A new laboratory method improves the accuracy
of current genetic diagnostic tests for colon cancer by detecting
defective genes otherwise "masked" when one copy of the gene
in question is normal. The technique may also be used to enhance
the accuracy of diagnostic tests for a wide range of inherited
diseases, including other forms of cancer and neurological disorders.
Humans carry two copies of each gene, one of which is inherited
from the mother and one from the father. One of the weaknesses
of genetic testing is that a normal gene can mask the presence
of the defective or missing gene. In instances where masking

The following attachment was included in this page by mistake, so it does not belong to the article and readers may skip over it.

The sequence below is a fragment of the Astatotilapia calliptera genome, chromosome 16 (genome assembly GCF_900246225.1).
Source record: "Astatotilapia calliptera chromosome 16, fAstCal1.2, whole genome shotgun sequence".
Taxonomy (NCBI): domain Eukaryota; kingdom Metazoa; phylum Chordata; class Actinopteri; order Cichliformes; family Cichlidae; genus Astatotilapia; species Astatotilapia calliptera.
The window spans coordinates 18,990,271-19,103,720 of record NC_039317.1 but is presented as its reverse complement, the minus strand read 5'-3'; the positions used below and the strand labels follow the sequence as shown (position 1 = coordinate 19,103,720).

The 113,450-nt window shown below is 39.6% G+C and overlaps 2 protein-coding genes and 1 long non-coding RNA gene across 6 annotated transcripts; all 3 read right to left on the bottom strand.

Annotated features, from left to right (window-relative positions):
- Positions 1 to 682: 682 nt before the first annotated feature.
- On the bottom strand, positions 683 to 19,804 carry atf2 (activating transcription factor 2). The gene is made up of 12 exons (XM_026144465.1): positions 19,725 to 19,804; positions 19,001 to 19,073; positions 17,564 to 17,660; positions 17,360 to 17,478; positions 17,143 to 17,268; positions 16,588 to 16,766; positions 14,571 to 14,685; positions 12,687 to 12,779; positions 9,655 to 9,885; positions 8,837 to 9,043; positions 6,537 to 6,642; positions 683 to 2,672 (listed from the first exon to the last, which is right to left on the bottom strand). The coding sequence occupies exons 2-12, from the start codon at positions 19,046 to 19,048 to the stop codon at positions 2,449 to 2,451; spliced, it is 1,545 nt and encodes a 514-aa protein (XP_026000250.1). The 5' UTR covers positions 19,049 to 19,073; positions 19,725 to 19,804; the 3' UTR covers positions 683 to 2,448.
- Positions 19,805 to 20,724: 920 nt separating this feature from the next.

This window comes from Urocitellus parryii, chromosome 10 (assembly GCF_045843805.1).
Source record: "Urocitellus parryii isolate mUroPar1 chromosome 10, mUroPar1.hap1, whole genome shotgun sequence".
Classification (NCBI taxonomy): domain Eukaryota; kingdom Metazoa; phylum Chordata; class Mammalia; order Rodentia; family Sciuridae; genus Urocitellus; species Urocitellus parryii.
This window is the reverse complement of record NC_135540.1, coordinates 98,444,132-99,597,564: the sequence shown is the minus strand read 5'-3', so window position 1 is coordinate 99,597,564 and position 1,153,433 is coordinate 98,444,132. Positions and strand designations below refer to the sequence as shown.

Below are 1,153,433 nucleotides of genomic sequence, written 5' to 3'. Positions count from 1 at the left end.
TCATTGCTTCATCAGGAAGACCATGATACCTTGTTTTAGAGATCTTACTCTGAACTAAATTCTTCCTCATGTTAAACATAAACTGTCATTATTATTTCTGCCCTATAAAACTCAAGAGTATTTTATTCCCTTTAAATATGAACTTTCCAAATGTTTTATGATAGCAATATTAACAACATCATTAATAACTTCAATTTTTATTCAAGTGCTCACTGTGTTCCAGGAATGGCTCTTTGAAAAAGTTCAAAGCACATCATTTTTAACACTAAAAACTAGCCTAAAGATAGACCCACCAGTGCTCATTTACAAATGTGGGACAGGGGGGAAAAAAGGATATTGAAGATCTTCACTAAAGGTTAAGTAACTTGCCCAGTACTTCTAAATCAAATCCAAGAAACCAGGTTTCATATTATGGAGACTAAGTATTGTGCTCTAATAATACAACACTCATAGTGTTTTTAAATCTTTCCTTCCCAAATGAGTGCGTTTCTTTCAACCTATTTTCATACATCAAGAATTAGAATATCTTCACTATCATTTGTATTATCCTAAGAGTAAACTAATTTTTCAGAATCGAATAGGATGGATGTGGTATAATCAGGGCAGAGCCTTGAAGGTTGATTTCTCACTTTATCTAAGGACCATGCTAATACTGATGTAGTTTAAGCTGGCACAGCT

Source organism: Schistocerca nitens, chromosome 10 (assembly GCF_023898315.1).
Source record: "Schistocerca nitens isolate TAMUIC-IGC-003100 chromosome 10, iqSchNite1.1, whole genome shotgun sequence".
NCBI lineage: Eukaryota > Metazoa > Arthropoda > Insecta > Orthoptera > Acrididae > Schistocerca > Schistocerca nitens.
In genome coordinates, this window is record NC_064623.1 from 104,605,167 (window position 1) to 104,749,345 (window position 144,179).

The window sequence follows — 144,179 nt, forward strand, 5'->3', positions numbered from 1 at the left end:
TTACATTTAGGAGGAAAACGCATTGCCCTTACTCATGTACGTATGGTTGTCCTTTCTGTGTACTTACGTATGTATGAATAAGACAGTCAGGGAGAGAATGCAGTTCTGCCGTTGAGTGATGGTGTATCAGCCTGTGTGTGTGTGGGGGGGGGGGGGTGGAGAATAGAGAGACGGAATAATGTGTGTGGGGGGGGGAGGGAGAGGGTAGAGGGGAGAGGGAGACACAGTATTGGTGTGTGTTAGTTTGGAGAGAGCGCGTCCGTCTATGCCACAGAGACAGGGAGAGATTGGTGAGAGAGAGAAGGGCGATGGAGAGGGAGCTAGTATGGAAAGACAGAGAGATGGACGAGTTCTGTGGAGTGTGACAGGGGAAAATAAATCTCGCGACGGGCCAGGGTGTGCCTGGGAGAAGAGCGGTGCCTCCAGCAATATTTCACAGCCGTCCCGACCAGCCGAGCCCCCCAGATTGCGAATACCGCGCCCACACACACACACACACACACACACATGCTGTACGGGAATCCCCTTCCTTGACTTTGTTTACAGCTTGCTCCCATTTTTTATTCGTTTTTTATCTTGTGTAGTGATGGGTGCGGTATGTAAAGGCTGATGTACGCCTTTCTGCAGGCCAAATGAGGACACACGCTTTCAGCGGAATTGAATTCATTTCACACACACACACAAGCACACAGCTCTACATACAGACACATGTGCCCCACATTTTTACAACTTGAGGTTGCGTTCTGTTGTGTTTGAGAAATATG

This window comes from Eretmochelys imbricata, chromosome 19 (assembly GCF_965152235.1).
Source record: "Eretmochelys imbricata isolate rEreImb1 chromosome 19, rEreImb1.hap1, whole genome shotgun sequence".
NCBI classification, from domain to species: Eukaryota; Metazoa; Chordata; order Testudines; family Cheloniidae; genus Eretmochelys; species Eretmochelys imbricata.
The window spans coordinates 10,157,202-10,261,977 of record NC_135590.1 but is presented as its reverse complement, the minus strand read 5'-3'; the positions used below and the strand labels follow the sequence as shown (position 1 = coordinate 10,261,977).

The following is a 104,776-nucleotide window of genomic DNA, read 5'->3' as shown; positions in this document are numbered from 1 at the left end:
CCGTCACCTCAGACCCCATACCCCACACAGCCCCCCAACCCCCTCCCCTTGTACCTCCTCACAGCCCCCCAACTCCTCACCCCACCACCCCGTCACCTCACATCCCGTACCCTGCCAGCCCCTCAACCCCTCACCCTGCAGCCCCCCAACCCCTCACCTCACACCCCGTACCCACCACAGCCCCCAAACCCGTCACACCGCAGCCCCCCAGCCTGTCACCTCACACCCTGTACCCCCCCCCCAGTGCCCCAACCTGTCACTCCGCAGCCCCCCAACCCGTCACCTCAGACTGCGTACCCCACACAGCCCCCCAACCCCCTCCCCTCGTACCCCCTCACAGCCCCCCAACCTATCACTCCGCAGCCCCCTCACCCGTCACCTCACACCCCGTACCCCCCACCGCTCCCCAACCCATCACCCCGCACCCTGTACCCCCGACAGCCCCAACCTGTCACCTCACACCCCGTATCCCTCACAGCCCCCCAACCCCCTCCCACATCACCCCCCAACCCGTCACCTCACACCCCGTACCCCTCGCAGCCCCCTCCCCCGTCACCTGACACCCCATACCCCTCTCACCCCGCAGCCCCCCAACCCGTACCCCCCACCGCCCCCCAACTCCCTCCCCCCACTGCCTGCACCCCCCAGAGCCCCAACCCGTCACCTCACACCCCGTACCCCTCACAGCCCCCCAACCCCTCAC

occurs, the diagnostic tests will either not detect the genetic
defect or will prove far less sensitive to it.
"We have overcome the problem of the normal allele masking the
mutant allele by simply separating the alleles and analyzing
them independently," explained Bert Vogelstein, a Howard Hughes
Medical Institute investigator at The Johns Hopkins University
Oncology Center. In technical terms, the technique involves conversion
of the cells' paired-chromosome state of "diploidy" to a single
chromosome state of "haploidy," said Vogelstein.
Ann's NOTE: Hopefully this will resolve the (former) confusion of results.
Study shows diagnoses at
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